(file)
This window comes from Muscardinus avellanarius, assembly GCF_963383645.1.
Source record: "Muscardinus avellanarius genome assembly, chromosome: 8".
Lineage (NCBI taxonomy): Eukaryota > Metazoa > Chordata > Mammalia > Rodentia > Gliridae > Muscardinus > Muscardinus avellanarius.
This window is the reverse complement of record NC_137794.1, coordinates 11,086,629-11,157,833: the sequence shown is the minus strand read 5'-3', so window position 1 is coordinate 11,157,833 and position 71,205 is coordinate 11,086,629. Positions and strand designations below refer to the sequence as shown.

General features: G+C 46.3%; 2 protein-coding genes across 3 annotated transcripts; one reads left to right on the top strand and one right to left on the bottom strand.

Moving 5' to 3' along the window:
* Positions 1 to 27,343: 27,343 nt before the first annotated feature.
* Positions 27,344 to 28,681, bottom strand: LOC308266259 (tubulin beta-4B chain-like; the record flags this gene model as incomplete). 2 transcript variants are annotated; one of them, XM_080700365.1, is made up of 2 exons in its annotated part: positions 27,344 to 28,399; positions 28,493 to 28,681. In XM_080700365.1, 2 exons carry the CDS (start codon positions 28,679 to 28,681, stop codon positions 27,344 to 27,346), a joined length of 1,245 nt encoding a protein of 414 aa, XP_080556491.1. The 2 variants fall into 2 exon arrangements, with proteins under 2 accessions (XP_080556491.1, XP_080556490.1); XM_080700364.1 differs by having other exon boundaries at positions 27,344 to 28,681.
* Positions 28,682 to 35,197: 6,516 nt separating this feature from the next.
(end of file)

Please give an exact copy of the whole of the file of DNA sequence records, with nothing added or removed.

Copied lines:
This window comes from Muscardinus avellanarius, assembly GCF_963383645.1.
Source record: "Muscardinus avellanarius genome assembly, chromosome: 8".
Lineage (NCBI taxonomy): Eukaryota > Metazoa > Chordata > Mammalia > Rodentia > Gliridae > Muscardinus > Muscardinus avellanarius.
This window is the reverse complement of record NC_137794.1, coordinates 11,086,629-11,157,833: the sequence shown is the minus strand read 5'-3', so window position 1 is coordinate 11,157,833 and position 71,205 is coordinate 11,086,629. Positions and strand designations below refer to the sequence as shown.

General features: G+C 46.3%; 2 protein-coding genes across 3 annotated transcripts; one reads left to right on the top strand and one right to left on the bottom strand.

Moving 5' to 3' along the window:
* Positions 1 to 27,343: 27,343 nt before the first annotated feature.
* Positions 27,344 to 28,681, bottom strand: LOC308266259 (tubulin beta-4B chain-like; the record flags this gene model as incomplete). 2 transcript variants are annotated; one of them, XM_080700365.1, is made up of 2 exons in its annotated part: positions 27,344 to 28,399; positions 28,493 to 28,681. In XM_080700365.1, 2 exons carry the CDS (start codon positions 28,679 to 28,681, stop codon positions 27,344 to 27,346), a joined length of 1,245 nt encoding a protein of 414 aa, XP_080556491.1. The 2 variants fall into 2 exon arrangements, with proteins under 2 accessions (XP_080556491.1, XP_080556490.1); XM_080700364.1 differs by having other exon boundaries at positions 27,344 to 28,681.
* Positions 28,682 to 35,197: 6,516 nt separating this feature from the next.